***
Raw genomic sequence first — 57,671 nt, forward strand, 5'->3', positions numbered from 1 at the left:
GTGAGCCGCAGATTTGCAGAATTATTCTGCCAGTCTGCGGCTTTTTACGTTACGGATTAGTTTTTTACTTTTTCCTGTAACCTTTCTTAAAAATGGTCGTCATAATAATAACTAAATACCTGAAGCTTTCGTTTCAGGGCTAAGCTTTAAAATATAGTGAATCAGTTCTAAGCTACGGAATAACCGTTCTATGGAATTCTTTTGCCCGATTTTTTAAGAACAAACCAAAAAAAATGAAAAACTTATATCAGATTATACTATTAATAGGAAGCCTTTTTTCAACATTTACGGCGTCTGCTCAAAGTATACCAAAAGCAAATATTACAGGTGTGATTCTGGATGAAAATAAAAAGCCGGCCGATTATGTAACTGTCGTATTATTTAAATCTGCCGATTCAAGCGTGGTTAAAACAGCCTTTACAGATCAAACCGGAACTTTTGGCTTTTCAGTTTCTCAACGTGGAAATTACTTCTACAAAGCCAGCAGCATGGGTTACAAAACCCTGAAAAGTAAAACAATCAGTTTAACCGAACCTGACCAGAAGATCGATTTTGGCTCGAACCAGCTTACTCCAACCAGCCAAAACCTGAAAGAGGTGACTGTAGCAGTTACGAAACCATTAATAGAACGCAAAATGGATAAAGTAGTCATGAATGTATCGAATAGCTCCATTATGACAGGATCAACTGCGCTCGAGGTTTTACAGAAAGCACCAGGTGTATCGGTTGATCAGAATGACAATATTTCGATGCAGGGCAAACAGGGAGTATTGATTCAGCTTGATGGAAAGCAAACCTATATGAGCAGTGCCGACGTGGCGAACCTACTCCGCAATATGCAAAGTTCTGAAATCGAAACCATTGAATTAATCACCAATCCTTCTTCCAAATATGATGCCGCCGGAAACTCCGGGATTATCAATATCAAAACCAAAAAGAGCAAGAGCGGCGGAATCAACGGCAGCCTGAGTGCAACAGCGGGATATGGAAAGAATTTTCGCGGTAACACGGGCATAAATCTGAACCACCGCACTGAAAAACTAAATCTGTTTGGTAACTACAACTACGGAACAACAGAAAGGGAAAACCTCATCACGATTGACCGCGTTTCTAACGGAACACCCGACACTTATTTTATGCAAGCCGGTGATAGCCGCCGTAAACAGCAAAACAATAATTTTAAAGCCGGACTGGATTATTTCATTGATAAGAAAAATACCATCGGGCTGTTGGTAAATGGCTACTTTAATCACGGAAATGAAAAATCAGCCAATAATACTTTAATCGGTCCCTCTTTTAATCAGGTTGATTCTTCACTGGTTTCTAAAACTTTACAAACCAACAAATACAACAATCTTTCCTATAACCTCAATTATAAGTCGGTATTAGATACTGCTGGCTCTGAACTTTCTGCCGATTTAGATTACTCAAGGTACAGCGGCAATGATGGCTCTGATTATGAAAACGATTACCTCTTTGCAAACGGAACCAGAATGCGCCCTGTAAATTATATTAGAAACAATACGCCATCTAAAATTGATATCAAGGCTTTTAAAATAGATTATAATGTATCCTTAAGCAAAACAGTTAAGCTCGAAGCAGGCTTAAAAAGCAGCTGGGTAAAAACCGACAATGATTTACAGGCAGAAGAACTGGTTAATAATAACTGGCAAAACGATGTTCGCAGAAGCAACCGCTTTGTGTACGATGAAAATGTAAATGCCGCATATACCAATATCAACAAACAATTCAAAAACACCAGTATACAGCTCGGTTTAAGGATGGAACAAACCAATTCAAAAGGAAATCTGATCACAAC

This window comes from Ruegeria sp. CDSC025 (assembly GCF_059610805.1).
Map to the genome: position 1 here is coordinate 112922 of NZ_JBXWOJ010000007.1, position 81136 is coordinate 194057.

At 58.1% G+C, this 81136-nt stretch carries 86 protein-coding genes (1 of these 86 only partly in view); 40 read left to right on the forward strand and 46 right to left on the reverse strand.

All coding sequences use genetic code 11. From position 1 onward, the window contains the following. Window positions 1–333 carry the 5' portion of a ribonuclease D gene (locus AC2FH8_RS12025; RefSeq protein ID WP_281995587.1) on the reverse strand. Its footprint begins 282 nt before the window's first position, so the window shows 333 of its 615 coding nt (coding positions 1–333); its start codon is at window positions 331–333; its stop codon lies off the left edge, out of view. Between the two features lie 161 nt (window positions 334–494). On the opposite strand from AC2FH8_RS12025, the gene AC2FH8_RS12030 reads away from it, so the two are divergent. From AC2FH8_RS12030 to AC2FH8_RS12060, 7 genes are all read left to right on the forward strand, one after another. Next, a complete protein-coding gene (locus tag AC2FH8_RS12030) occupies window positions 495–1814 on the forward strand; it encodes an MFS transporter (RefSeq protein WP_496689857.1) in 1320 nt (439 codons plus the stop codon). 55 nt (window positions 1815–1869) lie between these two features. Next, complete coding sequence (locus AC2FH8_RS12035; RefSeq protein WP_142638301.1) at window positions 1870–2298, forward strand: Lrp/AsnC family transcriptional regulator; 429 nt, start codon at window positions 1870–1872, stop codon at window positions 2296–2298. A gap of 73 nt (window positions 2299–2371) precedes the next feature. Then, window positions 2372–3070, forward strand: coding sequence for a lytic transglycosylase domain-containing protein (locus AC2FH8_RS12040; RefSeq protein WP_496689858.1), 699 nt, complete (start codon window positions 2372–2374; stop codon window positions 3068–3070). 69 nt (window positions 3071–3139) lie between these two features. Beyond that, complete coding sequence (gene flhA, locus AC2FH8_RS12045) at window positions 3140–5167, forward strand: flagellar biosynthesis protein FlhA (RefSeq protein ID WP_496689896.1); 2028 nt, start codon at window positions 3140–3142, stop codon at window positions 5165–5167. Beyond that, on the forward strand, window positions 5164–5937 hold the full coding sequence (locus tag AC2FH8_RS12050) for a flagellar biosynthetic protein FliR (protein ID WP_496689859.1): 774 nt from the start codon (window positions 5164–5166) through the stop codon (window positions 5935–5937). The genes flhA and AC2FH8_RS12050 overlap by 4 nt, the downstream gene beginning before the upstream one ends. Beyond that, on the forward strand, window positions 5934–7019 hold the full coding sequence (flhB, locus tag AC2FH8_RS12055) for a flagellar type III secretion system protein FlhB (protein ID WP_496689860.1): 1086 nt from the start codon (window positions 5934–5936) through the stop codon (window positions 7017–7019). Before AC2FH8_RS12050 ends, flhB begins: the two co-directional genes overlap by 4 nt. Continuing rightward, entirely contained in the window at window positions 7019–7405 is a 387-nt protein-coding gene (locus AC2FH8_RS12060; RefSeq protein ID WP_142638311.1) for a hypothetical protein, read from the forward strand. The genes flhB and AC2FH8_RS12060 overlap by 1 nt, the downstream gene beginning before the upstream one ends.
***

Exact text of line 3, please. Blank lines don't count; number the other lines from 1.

This window comes from Ruegeria sp. CDSC025 (assembly GCF_059610805.1).